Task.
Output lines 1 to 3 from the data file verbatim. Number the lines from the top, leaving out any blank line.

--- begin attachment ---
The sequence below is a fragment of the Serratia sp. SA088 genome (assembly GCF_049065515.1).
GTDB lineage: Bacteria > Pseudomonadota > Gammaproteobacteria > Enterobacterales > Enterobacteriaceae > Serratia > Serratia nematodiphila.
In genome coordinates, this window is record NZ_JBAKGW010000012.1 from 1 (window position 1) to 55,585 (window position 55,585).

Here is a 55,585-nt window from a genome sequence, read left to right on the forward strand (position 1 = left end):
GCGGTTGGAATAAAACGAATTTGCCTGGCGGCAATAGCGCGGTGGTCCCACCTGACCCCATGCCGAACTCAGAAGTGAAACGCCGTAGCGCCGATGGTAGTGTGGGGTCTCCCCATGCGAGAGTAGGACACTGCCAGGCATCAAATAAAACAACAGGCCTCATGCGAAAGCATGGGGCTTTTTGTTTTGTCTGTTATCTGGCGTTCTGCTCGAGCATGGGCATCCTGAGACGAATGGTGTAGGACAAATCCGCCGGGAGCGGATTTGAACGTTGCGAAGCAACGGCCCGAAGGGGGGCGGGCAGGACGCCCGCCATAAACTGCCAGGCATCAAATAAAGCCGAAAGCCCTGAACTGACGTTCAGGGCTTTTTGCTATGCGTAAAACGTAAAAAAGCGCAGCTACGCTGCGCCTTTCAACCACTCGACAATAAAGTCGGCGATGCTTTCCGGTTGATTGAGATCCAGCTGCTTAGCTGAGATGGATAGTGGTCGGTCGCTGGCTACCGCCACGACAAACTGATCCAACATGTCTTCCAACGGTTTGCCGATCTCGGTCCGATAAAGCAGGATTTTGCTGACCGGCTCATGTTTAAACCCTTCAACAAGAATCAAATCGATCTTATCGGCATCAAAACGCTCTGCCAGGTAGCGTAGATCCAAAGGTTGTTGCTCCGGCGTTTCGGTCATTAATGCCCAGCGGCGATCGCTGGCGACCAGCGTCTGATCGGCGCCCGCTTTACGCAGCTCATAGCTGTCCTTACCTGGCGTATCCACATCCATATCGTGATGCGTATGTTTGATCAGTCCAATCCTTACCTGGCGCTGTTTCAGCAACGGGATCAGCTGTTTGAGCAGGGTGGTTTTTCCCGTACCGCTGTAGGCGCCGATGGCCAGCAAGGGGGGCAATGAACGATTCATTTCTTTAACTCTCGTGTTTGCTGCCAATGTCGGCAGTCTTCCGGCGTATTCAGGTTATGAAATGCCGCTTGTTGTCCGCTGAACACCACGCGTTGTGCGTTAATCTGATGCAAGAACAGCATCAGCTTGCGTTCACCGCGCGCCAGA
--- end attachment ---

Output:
The sequence below is a fragment of the Serratia sp. SA088 genome (assembly GCF_049065515.1).
GTDB lineage: Bacteria > Pseudomonadota > Gammaproteobacteria > Enterobacterales > Enterobacteriaceae > Serratia > Serratia nematodiphila.
In genome coordinates, this window is record NZ_JBAKGW010000012.1 from 1 (window position 1) to 55,585 (window position 55,585).